Auroras – the solar system's universal light show (except Neptune... sorry, Neptune)

Data from 2021 Mercury flyby shows same mechanisms cause phenomena throughout our star system

Scientists have found that the fundamental mechanism behind the spectacular light shows of auroras on Earth are universal throughout the solar system.

Using data from space probe BepiColombo's first flyby of Mercury, the researchers have shown the processes creating auroras on the planet closest to the Sun are shared with those scientists understand on Earth.

Although earlier observations had shown Mercury's magnetosphere interacts with solar wind similarly to that on Earth, the processes are much faster and experimental evidence for the roles of electrons during this cycle was missing.

Auroras, like the aurora borealis seen in Earth's northern hemisphere, are caused by solar winds of charged particles, steered by a planet's magnetic field, colliding with gases in the atmosphere.

Launched on an Ariane rocket in 2018, BepiColombo took a seven-year trip around the solar system, dropping by Mercury on the way, where it measured the magnetic field, magnetosphere, and both interior and surface structure.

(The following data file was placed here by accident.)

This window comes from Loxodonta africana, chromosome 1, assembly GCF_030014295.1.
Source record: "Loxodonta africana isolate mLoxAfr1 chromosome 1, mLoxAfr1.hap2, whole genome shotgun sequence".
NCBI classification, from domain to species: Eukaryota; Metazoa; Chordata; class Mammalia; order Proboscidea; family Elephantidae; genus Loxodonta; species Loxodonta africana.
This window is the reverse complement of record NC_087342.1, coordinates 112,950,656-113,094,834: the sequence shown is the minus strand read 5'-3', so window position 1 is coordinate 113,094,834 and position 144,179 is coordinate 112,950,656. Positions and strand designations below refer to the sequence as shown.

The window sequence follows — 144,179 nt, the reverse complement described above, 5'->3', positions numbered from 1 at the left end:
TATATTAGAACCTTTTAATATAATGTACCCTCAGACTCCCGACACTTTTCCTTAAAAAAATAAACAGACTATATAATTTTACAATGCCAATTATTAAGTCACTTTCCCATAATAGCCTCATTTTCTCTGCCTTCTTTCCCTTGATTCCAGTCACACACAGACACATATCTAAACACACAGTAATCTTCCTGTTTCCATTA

A team led by Sae Aizawa, a post-doctoral researcher at France's Research Institute in Astrophysics and Planetology, have analyzed measurements of low-energy electrons of less than 30 kiloelectron volts and ions during the BepiColombo mission's first flyby of Mercury in October 2021.

The results show evidence that energetic electrons are accelerated in Mercury's magnetosphere and are later injected onto closed magnetic field lines on the planetary nightside.

In a paper published in Nature Communications this week, researchers said that, despite differences in the structure and dynamics of the planetary magnetospheres, processes involved in producing auroras are similar throughout the solar system.

"The BepiColombo observations further reveal that electron magnetospheric injections and subsequent energy dependent drift are remarkably similar to that at Earth despite the smaller scale of the magnetosphere of Mercury which is more sensitive to the external solar wind," the study said.

"Electron injections are therefore a universal mechanism in our solar system that generates different types of aurora now observed at all magnetized planets, except Neptune, as well as above Martian crustal magnetic fields, despite the differences in structure and dynamics of their magnetospheres."

Those thinking of buying a ticket for a round trip to Mercury – should one ever be available – to take in the phenomenon shouldn't bother, though. The observations made so far are in the X-ray band of the electromagnetic spectrum and would be invisible to the human eye. ®

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